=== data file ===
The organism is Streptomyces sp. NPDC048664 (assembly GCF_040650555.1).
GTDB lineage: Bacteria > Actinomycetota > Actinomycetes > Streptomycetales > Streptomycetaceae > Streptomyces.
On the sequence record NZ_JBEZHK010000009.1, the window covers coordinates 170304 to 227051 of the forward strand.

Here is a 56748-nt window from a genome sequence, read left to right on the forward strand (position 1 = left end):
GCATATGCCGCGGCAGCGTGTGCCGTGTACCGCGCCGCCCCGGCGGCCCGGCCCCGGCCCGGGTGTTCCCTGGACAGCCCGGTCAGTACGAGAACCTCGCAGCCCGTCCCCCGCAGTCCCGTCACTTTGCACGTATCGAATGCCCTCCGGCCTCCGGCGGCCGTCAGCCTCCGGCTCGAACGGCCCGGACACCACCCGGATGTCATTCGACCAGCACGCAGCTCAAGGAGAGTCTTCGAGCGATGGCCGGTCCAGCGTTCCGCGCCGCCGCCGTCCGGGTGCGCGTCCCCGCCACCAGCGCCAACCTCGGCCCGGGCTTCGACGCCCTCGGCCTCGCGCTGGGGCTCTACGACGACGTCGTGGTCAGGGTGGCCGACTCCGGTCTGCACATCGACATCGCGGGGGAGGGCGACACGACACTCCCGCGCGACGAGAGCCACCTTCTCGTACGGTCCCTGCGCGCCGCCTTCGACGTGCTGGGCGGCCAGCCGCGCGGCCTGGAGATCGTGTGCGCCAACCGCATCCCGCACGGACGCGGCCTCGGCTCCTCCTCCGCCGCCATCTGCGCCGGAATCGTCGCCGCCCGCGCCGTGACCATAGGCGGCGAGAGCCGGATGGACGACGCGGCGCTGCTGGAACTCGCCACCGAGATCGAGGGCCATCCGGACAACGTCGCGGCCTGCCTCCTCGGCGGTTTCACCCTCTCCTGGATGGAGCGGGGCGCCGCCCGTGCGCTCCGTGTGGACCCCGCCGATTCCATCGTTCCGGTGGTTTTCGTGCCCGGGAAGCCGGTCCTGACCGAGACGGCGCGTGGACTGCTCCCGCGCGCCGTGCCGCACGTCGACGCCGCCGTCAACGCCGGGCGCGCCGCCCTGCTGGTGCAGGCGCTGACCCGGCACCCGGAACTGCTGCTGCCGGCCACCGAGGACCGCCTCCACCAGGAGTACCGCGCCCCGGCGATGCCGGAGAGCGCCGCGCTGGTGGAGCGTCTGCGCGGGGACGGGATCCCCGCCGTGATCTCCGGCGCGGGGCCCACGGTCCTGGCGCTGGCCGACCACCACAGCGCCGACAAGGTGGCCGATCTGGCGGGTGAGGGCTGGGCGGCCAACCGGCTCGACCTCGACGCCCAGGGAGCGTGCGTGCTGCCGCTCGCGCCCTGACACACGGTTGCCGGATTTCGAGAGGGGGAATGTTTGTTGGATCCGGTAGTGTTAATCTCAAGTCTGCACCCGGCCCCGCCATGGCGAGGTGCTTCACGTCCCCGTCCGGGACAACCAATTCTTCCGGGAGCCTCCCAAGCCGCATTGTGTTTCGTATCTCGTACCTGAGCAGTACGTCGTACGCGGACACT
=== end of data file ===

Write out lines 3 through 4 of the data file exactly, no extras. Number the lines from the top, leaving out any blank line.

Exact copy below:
On the sequence record NZ_JBEZHK010000009.1, the window covers coordinates 170304 to 227051 of the forward strand.

Here is a 56748-nt window from a genome sequence, read left to right on the forward strand (position 1 = left end):